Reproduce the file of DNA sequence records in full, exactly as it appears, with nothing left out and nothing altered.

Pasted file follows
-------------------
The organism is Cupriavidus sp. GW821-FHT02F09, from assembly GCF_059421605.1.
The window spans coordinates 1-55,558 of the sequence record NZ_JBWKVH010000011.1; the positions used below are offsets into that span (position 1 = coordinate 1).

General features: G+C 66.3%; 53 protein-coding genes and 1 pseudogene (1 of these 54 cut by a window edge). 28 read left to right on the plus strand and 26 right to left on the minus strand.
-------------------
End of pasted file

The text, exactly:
The organism is Cupriavidus sp. GW821-FHT02F09, from assembly GCF_059421605.1.
The window spans coordinates 1-55,558 of the sequence record NZ_JBWKVH010000011.1; the positions used below are offsets into that span (position 1 = coordinate 1).

General features: G+C 66.3%; 53 protein-coding genes and 1 pseudogene (1 of these 54 cut by a window edge). 28 read left to right on the plus strand and 26 right to left on the minus strand.